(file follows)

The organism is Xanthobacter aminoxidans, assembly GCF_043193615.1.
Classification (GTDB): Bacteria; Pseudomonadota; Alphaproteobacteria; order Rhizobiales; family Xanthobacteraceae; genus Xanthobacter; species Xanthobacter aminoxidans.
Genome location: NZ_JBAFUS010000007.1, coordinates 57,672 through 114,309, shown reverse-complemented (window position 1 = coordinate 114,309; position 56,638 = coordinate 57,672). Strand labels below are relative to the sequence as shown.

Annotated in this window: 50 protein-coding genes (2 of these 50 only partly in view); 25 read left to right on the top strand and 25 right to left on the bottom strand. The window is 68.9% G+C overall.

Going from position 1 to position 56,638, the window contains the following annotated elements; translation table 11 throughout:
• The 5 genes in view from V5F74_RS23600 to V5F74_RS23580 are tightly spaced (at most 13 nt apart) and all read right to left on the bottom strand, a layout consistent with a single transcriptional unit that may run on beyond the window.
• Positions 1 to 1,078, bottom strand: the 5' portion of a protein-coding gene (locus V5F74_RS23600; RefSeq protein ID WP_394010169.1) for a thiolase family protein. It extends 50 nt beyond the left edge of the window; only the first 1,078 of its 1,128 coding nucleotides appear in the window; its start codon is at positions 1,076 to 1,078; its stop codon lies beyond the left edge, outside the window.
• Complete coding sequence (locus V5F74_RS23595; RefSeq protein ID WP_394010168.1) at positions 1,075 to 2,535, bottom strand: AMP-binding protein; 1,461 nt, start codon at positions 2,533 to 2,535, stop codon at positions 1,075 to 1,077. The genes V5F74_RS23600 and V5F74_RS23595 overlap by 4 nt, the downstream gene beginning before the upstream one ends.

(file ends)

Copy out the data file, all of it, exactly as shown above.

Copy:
The organism is Xanthobacter aminoxidans, assembly GCF_043193615.1.
Classification (GTDB): Bacteria; Pseudomonadota; Alphaproteobacteria; order Rhizobiales; family Xanthobacteraceae; genus Xanthobacter; species Xanthobacter aminoxidans.
Genome location: NZ_JBAFUS010000007.1, coordinates 57,672 through 114,309, shown reverse-complemented (window position 1 = coordinate 114,309; position 56,638 = coordinate 57,672). Strand labels below are relative to the sequence as shown.

Annotated in this window: 50 protein-coding genes (2 of these 50 only partly in view); 25 read left to right on the top strand and 25 right to left on the bottom strand. The window is 68.9% G+C overall.

Going from position 1 to position 56,638, the window contains the following annotated elements; translation table 11 throughout:
• The 5 genes in view from V5F74_RS23600 to V5F74_RS23580 are tightly spaced (at most 13 nt apart) and all read right to left on the bottom strand, a layout consistent with a single transcriptional unit that may run on beyond the window.
• Positions 1 to 1,078, bottom strand: the 5' portion of a protein-coding gene (locus V5F74_RS23600; RefSeq protein ID WP_394010169.1) for a thiolase family protein. It extends 50 nt beyond the left edge of the window; only the first 1,078 of its 1,128 coding nucleotides appear in the window; its start codon is at positions 1,076 to 1,078; its stop codon lies beyond the left edge, outside the window.
• Complete coding sequence (locus V5F74_RS23595; RefSeq protein ID WP_394010168.1) at positions 1,075 to 2,535, bottom strand: AMP-binding protein; 1,461 nt, start codon at positions 2,533 to 2,535, stop codon at positions 1,075 to 1,077. The genes V5F74_RS23600 and V5F74_RS23595 overlap by 4 nt, the downstream gene beginning before the upstream one ends.